Labour members in local parties who have had their ‘Only Stand to Win’ campaign motion blocked from being heard at the upcoming Labour Party conference are challenging the decision, LabourList can reveal.
The conference arrangements committee (CAC), which decides the agenda for the annual conference, has told Constituency Labour Parties (CLPs) that to hear the motion would be a breach of the Labour rulebook’s ‘three-year rule’.
The motion, if passed by a vote of conference delegates, would effect a rule change allowing CLP members to decide whether or not to stand a candidate at the next general election. A similar motion was heard at the 2018 conference.
According to Labour’s constitution, a motion with “the same or a similar primary objective” cannot be submitted at the following three conferences unless the national executive committee (NEC) decides that it is “of immediate importance”.
Those supportive of the motion have argued that the decision not to hear the motion at the 2022 conference is “spurious” as four years have passed since the motion was heard. The Labour Party did not hold its annual conference in September 2020 due to the coronavirus pandemic.
In a letter seen by LabourList, the chairs of High Peak and Scarborough and Whitby CLPs and members of Richmond, Yorkshire, and Colne Vally local parties have requested that the CAC reconsider the motion.
The members wrote that, as an unincorporated association, the party’s relationship with members is “governed by the law of contract” and the test a court would apply is an objective one as to what the “intention of the contracting parties” was.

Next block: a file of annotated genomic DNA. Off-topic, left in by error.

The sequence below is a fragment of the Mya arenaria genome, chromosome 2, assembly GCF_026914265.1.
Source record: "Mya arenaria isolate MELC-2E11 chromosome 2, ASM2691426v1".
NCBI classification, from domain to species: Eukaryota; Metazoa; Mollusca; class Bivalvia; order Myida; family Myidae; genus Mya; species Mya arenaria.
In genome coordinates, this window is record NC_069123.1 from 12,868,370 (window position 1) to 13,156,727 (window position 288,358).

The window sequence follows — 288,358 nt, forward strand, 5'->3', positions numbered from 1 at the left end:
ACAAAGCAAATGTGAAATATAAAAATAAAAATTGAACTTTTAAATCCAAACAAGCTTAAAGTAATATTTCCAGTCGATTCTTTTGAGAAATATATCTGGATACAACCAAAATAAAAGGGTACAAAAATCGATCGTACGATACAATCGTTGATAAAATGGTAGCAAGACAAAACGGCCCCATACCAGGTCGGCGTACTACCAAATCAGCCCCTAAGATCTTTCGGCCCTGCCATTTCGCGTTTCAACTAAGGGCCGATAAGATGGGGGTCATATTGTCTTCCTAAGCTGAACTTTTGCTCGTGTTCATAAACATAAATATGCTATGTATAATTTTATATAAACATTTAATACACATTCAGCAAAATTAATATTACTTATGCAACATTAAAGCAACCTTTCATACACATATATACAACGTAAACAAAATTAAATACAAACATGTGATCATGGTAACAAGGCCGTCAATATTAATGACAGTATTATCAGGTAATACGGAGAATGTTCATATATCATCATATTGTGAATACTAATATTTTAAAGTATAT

They argued that the CAC has misinterpreted the rulebook, and that the intention of the express term in the constitution is to “restrict conference from debating rule change proposals for the next three years, or some lesser period where there was to be more than one party conference in any particular year”.
They posited that the cancellation of the 2020 conference was a breach of the rulebook, which states that one should be held each year. The authors acknowledged that this was for “entirely understandable reasons” but said counting 2020 “expands the three-year rule to well beyond what was originally envisaged”.
“It would be unfair for the [NEC]) and CAC to rely on the cancellation of party conference for reasons relating to Covid to stifle and delay important and popular rule change proposals and we would invite the CAC to allow the motion on this basis,” they wrote.
They also said the motion is “of immediate importance” because the leadership of both the Tory Party and Labour Party have changed since it was last considered and the Labour Party is currently selecting its candidates for the next election.
“Should the motion be delayed until the next Labour Party conference, it is likely to be too late as general election candidates will have already been selected in the remaining CLPs where they have not yet been selected, and the motion will thereby have rendered futile,” the authors told the party.
The campaign to encourage local parties to submit the motion for consideration at conference was launched in January this year by Compass supporting Labour members. Writing for LabourList, campaigns and project officer Lena Swedlow highlighted support found among Labour members in recent polling.
She told LabourList today that the organisation ran the campaign to ensure that “as many Labour candidates are winning as possible and as many Tories losing” and said with its decision “the CAC and the Labour machine makes that task harder”.
Compass member and policy officer for High Peak CLP Peter Allen told LabourList: “Last year, High Peak was one of the very many CLPs that submitted the motion in support of proportional representation.
“Members recognised that we would probably need some cooperation with other progressive parties to elect a government which would legislate for proportional representation. The proposed constitutional amendment would be an important contribution to achieving this.”
The Labour Party has been contacted for comment.